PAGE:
Hierarchical VAEs Know What They Don’t Know

Jakob D. Drachmann Havtorn, Jes Frellsen, Soren Hauberg, Lars Maaløe
Proceedings of the 38th International Conference on Machine Learning, PMLR 139:4117-4128, 2021.

Abstract

Deep generative models have been demonstrated as state-of-the-art density estimators. Yet, recent work has found that they often assign a higher likelihood to data from outside the training distribution. This seemingly paradoxical behavior has caused concerns over the quality of the attained density estimates. In the context of hierarchical variational autoencoders, we provide evidence to explain this behavior by out-of-distribution data having in-distribution low-level features. We argue that this is both expected and desirable behavior. With this insight in hand, we develop a fast, scalable and fully unsupervised likelihood-ratio score for OOD detection that requires data to be in-distribution across all feature-levels. We benchmark the method on a vast set of data and model combinations and achieve state-of-the-art results on out-of-distribution detection.

Cite this Paper


BibTeX
@InProceedings{pmlr-v139-havtorn21a, title = {Hierarchical VAEs Know What They Don’t Know}, author = {Havtorn, Jakob D. Drachmann and Frellsen, Jes and Hauberg, Soren and Maal{\o}e, Lars}, booktitle = {Proceedings of the 38th International Conference on Machine Learning}, pages = {4117--4128}, year = {2021}, editor = {Meila, Marina and Zhang, Tong}, volume = {139}, series = {Proceedings of Machine Learning Research}, month = {18--24 Jul}, publisher = {PMLR}, pdf = {http://proceedings.mlr.press/v139/havtorn21a/havtorn21a.pdf}, url = {https://proceedings.mlr.press/v139/havtorn21a.html}, abstract = {Deep generative models have been demonstrated as state-of-the-art density estimators. Yet, recent work has found that they often assign a higher likelihood to data from outside the training distribution. This seemingly paradoxical behavior has caused concerns over the quality of the attained density estimates. In the context of hierarchical variational autoencoders, we provide evidence to explain this behavior by out-of-distribution data having in-distribution low-level features. We argue that this is both expected and desirable behavior. With this insight in hand, we develop a fast, scalable and fully unsupervised likelihood-ratio score for OOD detection that requires data to be in-distribution across all feature-levels. We benchmark the method on a vast set of data and model combinations and achieve state-of-the-art results on out-of-distribution detection.} }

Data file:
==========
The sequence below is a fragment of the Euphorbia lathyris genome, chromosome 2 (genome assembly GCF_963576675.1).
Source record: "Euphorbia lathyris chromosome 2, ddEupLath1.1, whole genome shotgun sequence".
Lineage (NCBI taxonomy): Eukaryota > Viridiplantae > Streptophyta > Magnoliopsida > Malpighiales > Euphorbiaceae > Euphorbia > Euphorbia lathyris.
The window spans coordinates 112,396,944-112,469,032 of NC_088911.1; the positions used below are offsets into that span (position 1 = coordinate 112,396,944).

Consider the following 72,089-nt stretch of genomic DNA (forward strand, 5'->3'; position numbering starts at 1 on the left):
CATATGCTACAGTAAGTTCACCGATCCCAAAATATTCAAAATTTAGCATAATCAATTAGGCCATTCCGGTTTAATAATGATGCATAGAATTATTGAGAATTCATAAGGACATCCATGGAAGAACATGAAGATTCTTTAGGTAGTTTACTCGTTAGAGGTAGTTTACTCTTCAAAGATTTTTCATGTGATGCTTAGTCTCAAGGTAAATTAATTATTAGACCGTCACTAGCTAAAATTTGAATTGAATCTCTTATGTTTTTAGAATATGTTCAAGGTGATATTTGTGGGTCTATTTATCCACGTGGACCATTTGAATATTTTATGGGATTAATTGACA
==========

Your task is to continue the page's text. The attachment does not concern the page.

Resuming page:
Endnote
%0 Conference Paper %T Hierarchical VAEs Know What They Don’t Know %A Jakob D. Drachmann Havtorn %A Jes Frellsen %A Soren Hauberg %A Lars Maaløe %B Proceedings of the 38th International Conference on Machine Learning %C Proceedings of Machine Learning Research %D 2021 %E Marina Meila %E Tong Zhang %F pmlr-v139-havtorn21a %I PMLR %P 4117--4128 %U https://proceedings.mlr.press/v139/havtorn21a.html %V 139 %X Deep generative models have been demonstrated as state-of-the-art density estimators. Yet, recent work has found that they often assign a higher likelihood to data from outside the training distribution. This seemingly paradoxical behavior has caused concerns over the quality of the attained density estimates. In the context of hierarchical variational autoencoders, we provide evidence to explain this behavior by out-of-distribution data having in-distribution low-level features. We argue that this is both expected and desirable behavior. With this insight in hand, we develop a fast, scalable and fully unsupervised likelihood-ratio score for OOD detection that requires data to be in-distribution across all feature-levels. We benchmark the method on a vast set of data and model combinations and achieve state-of-the-art results on out-of-distribution detection.
APA
Havtorn, J.D.D., Frellsen, J., Hauberg, S. & Maaløe, L.. (2021). Hierarchical VAEs Know What They Don’t Know. Proceedings of the 38th International Conference on Machine Learning, in Proceedings of Machine Learning Research 139:4117-4128 Available from https://proceedings.mlr.press/v139/havtorn21a.html.

Related Material